The Sadducees liked to prove their point by telling an ingenious little story - of seven brothers who died before having children, passing the wife on like a used car.
But Jesus is not impressed by this very clever argument. His reply is both direct and quite rude. They are wrong, he says, because they know neither the Scriptures nor the power of God. Those who rise from the dead do not get married because they are like angels. Luke's version fills us in on this argument:
The children of this world marry, and are given in marriage: but they which shall be accounted worthy to obtain that world, and the resurrection from the dead, neither marry nor are given in marriage: neither can they die any more for they are equal unto the angels and are the children of God being the children of the resurrection.
This means that marrying and giving in marriage are normal things which happen in a world which is full of anxiety about overcoming death. For those for whom death is not a reality, there is no anxiety about overcoming death; and the reason for marriage, or for having children, is not about overcoming death. It is about celebrating life.
The important thing to grasp, Jesus says, is the power of God. He gives a quote from the book of Exodus:
I am the God of Abraham, and the God of Isaac, and the God of Jacob. (Luke 20:37 quoting Exodus 3:6, 15, 16)
The reply seems to have nothing to do with the resurrection of the dead, but rather is about who God is. God has nothing to do with death nor with the dead, but instead declares to Moses that he is the God of three people who were apparently dead at the time.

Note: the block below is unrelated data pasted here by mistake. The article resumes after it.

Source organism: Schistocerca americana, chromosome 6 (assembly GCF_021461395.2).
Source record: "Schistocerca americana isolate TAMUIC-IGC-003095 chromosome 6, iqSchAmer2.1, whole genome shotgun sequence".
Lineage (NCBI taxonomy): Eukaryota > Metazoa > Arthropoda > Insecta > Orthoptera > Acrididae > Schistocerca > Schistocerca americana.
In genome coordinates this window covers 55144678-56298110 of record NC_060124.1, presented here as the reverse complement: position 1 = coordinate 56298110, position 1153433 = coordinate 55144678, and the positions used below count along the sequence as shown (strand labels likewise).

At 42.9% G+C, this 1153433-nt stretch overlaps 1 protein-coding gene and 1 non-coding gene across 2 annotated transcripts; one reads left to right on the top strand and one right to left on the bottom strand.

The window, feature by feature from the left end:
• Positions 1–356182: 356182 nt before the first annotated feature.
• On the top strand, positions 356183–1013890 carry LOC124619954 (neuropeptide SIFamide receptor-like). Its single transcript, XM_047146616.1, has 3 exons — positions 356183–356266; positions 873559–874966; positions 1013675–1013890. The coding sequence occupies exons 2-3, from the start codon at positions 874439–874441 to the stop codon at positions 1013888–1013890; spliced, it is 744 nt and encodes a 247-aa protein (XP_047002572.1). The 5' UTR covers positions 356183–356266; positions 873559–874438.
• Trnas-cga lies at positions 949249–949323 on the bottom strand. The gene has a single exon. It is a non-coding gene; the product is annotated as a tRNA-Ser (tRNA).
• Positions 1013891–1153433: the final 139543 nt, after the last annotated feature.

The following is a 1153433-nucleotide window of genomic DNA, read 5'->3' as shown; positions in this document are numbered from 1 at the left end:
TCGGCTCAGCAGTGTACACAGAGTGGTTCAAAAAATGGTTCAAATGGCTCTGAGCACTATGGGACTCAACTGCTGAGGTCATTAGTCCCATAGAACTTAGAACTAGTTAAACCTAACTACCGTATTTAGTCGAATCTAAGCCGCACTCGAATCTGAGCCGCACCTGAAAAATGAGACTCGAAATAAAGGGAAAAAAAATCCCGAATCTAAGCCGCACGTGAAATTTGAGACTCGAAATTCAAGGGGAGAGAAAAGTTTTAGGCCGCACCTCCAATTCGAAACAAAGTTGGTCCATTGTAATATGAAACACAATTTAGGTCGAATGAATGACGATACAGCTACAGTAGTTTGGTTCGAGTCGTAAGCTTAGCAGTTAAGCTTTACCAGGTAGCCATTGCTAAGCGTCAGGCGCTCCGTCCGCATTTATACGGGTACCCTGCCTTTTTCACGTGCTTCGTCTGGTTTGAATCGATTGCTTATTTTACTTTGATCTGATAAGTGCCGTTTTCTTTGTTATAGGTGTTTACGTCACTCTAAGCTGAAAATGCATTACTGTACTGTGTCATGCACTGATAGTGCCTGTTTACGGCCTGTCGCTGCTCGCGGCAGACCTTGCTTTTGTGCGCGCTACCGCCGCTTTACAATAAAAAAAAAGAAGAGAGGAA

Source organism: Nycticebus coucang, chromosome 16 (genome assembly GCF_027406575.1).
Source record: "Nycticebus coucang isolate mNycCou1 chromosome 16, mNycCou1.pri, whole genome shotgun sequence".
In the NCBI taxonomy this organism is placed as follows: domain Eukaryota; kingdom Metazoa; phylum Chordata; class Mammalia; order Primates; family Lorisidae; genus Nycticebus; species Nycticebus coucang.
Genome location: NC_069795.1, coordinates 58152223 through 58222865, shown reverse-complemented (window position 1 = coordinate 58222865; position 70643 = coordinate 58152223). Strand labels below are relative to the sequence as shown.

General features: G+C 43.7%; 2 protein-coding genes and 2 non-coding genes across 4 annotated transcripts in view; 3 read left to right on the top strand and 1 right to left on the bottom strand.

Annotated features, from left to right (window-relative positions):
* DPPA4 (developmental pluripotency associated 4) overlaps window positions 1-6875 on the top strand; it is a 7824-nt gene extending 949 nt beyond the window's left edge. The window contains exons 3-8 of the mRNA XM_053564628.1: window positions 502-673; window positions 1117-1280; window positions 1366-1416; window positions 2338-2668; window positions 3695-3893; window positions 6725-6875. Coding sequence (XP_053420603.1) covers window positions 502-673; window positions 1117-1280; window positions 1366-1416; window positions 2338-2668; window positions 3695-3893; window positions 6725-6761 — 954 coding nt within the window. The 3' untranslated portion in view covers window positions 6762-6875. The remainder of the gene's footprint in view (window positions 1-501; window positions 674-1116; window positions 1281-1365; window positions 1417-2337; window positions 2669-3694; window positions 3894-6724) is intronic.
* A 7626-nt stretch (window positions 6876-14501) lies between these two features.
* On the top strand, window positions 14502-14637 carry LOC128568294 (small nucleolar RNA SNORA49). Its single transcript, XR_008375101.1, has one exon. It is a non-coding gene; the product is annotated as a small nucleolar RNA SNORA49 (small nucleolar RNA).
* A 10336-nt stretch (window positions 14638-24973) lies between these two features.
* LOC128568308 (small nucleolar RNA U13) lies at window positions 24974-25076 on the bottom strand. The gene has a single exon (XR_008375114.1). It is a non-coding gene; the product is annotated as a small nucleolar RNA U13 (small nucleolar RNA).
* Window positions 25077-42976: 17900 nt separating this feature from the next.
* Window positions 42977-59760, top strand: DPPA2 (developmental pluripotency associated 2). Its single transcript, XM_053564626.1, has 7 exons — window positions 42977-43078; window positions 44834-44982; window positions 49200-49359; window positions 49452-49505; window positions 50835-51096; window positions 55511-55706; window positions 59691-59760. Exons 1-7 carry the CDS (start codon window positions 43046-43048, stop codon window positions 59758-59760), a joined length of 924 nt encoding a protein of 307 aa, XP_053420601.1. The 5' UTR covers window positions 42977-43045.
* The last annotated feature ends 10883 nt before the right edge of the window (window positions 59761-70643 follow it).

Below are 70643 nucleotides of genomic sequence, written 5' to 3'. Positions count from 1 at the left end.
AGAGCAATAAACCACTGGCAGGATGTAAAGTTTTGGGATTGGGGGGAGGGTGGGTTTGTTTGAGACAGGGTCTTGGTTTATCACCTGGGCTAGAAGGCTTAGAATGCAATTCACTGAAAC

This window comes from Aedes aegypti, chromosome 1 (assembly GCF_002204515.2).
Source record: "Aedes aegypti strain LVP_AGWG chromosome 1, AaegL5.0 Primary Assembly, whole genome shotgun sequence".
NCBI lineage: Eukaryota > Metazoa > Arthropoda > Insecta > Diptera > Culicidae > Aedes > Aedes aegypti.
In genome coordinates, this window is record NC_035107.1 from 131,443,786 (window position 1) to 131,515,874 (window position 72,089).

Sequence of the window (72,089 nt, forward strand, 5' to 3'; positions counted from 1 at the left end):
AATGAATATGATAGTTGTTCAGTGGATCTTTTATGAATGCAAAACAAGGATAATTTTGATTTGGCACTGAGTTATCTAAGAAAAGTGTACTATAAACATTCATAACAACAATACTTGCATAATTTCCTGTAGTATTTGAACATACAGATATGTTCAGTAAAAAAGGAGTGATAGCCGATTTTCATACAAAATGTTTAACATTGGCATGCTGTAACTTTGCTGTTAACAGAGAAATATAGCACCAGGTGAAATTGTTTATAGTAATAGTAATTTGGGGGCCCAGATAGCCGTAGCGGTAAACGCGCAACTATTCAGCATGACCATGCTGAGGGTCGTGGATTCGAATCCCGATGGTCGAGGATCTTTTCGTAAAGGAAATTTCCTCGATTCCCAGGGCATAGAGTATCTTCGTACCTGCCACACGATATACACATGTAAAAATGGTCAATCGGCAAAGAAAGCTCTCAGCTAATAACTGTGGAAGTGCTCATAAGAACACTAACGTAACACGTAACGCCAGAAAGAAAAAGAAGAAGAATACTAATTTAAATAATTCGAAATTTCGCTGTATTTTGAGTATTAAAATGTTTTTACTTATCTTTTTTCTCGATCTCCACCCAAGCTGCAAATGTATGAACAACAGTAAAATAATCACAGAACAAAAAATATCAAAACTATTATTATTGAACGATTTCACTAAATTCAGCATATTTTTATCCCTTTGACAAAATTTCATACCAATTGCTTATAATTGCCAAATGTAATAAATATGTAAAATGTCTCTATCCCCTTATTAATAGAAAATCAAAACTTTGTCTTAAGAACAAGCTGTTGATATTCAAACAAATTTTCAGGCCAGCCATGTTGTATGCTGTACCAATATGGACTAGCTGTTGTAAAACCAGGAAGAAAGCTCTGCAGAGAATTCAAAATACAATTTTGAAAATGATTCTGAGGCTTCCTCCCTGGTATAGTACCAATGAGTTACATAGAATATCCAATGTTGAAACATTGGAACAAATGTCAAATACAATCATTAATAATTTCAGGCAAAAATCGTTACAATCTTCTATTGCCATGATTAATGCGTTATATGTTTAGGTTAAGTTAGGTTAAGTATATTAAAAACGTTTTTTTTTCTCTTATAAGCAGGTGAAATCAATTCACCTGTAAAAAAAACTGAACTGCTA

But Jesus is trying to help us begin to understand what the power of God might be about.
This "power," this quality which God always is, involves being completely and entirely alive, living without any reference to death. There is no death in God. God has nothing to do with death, and for that reason facts which are obvious to us, like Abraham, Isaac and Jacob having been long dead at the time of Moses, simply do not exist for God. As Jesus says in Luke, "To God, all are alive" - to God, Abraham, Isaac and Jacob are alive.
Let's put this another way: for us "being alive" means "not being dead"; We know we¹re alive because we¹re not dead. For God this is simply not the case. For God being alive has nothing to do with death, and can¹t even be contrasted with death.
This is really important. Jesus saw God as being radically alive, not mortal, not immortal, but a-mortal, in no way shaded by death. Those who started the dispute with him just couldn¹t see God in this way, their whole way of seeing is distorted because it is stuck in a vision which flows from death to death, blind to God - who is the entirely death-less.
Now, if we are honest we have to admit that what Jesus said to the Sadducees probably applies to us. It was not only the Sadducees who were mistaken about the resurrection - and trapped by our anxieties about death. If only we really believed only in life! We¹re all quite often mistaken in the way we see the world, including the things of God. It¹s part of the human condition.